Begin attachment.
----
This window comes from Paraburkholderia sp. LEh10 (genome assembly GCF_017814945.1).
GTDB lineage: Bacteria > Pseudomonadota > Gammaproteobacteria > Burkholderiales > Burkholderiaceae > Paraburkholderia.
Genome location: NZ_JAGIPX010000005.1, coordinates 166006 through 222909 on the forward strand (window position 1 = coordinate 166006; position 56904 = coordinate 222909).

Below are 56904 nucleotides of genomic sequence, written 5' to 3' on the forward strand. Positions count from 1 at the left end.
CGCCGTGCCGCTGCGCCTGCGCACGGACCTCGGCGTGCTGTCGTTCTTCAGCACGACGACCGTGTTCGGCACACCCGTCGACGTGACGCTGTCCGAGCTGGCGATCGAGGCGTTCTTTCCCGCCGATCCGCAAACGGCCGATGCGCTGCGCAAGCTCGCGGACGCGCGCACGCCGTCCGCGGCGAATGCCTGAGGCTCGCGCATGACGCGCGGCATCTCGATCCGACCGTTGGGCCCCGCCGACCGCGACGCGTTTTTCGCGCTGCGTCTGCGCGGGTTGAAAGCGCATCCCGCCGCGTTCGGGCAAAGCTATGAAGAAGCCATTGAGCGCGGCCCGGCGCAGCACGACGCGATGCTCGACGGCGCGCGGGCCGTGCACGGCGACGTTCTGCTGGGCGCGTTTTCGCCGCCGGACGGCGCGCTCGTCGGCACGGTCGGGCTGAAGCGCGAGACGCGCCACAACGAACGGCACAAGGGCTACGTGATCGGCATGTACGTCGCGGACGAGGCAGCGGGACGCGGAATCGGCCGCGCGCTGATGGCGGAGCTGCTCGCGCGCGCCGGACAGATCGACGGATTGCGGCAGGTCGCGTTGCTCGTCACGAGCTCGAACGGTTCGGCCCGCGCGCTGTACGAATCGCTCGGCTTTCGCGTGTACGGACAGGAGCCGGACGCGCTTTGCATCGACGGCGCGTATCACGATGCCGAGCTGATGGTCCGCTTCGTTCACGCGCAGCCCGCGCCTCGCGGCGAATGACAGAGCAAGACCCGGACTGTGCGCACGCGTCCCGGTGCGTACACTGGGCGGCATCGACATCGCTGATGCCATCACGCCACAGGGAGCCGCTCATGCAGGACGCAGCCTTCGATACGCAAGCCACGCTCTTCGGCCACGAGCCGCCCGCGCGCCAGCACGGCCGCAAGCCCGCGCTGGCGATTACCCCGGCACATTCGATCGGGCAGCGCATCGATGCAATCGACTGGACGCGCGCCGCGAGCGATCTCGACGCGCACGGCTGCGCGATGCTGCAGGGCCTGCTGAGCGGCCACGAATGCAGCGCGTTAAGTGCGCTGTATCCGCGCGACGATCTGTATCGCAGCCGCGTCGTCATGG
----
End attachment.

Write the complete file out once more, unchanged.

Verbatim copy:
This window comes from Paraburkholderia sp. LEh10 (genome assembly GCF_017814945.1).
GTDB lineage: Bacteria > Pseudomonadota > Gammaproteobacteria > Burkholderiales > Burkholderiaceae > Paraburkholderia.
Genome location: NZ_JAGIPX010000005.1, coordinates 166006 through 222909 on the forward strand (window position 1 = coordinate 166006; position 56904 = coordinate 222909).

Below are 56904 nucleotides of genomic sequence, written 5' to 3' on the forward strand. Positions count from 1 at the left end.
CGCCGTGCCGCTGCGCCTGCGCACGGACCTCGGCGTGCTGTCGTTCTTCAGCACGACGACCGTGTTCGGCACACCCGTCGACGTGACGCTGTCCGAGCTGGCGATCGAGGCGTTCTTTCCCGCCGATCCGCAAACGGCCGATGCGCTGCGCAAGCTCGCGGACGCGCGCACGCCGTCCGCGGCGAATGCCTGAGGCTCGCGCATGACGCGCGGCATCTCGATCCGACCGTTGGGCCCCGCCGACCGCGACGCGTTTTTCGCGCTGCGTCTGCGCGGGTTGAAAGCGCATCCCGCCGCGTTCGGGCAAAGCTATGAAGAAGCCATTGAGCGCGGCCCGGCGCAGCACGACGCGATGCTCGACGGCGCGCGGGCCGTGCACGGCGACGTTCTGCTGGGCGCGTTTTCGCCGCCGGACGGCGCGCTCGTCGGCACGGTCGGGCTGAAGCGCGAGACGCGCCACAACGAACGGCACAAGGGCTACGTGATCGGCATGTACGTCGCGGACGAGGCAGCGGGACGCGGAATCGGCCGCGCGCTGATGGCGGAGCTGCTCGCGCGCGCCGGACAGATCGACGGATTGCGGCAGGTCGCGTTGCTCGTCACGAGCTCGAACGGTTCGGCCCGCGCGCTGTACGAATCGCTCGGCTTTCGCGTGTACGGACAGGAGCCGGACGCGCTTTGCATCGACGGCGCGTATCACGATGCCGAGCTGATGGTCCGCTTCGTTCACGCGCAGCCCGCGCCTCGCGGCGAATGACAGAGCAAGACCCGGACTGTGCGCACGCGTCCCGGTGCGTACACTGGGCGGCATCGACATCGCTGATGCCATCACGCCACAGGGAGCCGCTCATGCAGGACGCAGCCTTCGATACGCAAGCCACGCTCTTCGGCCACGAGCCGCCCGCGCGCCAGCACGGCCGCAAGCCCGCGCTGGCGATTACCCCGGCACATTCGATCGGGCAGCGCATCGATGCAATCGACTGGACGCGCGCCGCGAGCGATCTCGACGCGCACGGCTGCGCGATGCTGCAGGGCCTGCTGAGCGGCCACGAATGCAGCGCGTTAAGTGCGCTGTATCCGCGCGACGATCTGTATCGCAGCCGCGTCGTCATGG